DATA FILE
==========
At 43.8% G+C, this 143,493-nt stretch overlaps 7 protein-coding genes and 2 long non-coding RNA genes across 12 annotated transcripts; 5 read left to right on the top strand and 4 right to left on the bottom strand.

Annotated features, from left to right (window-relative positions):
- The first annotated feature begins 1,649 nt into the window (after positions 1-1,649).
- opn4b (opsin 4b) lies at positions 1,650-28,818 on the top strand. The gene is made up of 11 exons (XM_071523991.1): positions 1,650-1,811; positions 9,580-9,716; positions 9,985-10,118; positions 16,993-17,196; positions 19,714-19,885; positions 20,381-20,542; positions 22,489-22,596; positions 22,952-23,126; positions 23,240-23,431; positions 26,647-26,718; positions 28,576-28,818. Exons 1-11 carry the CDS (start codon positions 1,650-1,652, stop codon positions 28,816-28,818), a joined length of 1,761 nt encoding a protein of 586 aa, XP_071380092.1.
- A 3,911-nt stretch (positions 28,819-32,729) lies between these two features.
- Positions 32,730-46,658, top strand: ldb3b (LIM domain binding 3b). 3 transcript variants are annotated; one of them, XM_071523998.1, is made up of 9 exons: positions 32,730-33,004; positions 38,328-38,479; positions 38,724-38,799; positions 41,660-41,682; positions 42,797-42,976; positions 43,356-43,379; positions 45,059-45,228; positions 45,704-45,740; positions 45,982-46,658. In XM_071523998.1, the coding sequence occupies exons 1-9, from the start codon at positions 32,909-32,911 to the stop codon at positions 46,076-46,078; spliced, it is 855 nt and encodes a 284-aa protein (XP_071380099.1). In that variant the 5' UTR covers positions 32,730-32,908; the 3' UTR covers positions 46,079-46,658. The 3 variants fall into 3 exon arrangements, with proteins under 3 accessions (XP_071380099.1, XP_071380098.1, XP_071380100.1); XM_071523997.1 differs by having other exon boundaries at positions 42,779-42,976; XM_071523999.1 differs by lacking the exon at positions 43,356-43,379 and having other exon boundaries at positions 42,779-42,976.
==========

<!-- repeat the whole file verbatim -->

At 43.8% G+C, this 143,493-nt stretch overlaps 7 protein-coding genes and 2 long non-coding RNA genes across 12 annotated transcripts; 5 read left to right on the top strand and 4 right to left on the bottom strand.

Annotated features, from left to right (window-relative positions):
- The first annotated feature begins 1,649 nt into the window (after positions 1-1,649).
- opn4b (opsin 4b) lies at positions 1,650-28,818 on the top strand. The gene is made up of 11 exons (XM_071523991.1): positions 1,650-1,811; positions 9,580-9,716; positions 9,985-10,118; positions 16,993-17,196; positions 19,714-19,885; positions 20,381-20,542; positions 22,489-22,596; positions 22,952-23,126; positions 23,240-23,431; positions 26,647-26,718; positions 28,576-28,818. Exons 1-11 carry the CDS (start codon positions 1,650-1,652, stop codon positions 28,816-28,818), a joined length of 1,761 nt encoding a protein of 586 aa, XP_071380092.1.
- A 3,911-nt stretch (positions 28,819-32,729) lies between these two features.
- Positions 32,730-46,658, top strand: ldb3b (LIM domain binding 3b). 3 transcript variants are annotated; one of them, XM_071523998.1, is made up of 9 exons: positions 32,730-33,004; positions 38,328-38,479; positions 38,724-38,799; positions 41,660-41,682; positions 42,797-42,976; positions 43,356-43,379; positions 45,059-45,228; positions 45,704-45,740; positions 45,982-46,658. In XM_071523998.1, the coding sequence occupies exons 1-9, from the start codon at positions 32,909-32,911 to the stop codon at positions 46,076-46,078; spliced, it is 855 nt and encodes a 284-aa protein (XP_071380099.1). In that variant the 5' UTR covers positions 32,730-32,908; the 3' UTR covers positions 46,079-46,658. The 3 variants fall into 3 exon arrangements, with proteins under 3 accessions (XP_071380099.1, XP_071380098.1, XP_071380100.1); XM_071523997.1 differs by having other exon boundaries at positions 42,779-42,976; XM_071523999.1 differs by lacking the exon at positions 43,356-43,379 and having other exon boundaries at positions 42,779-42,976.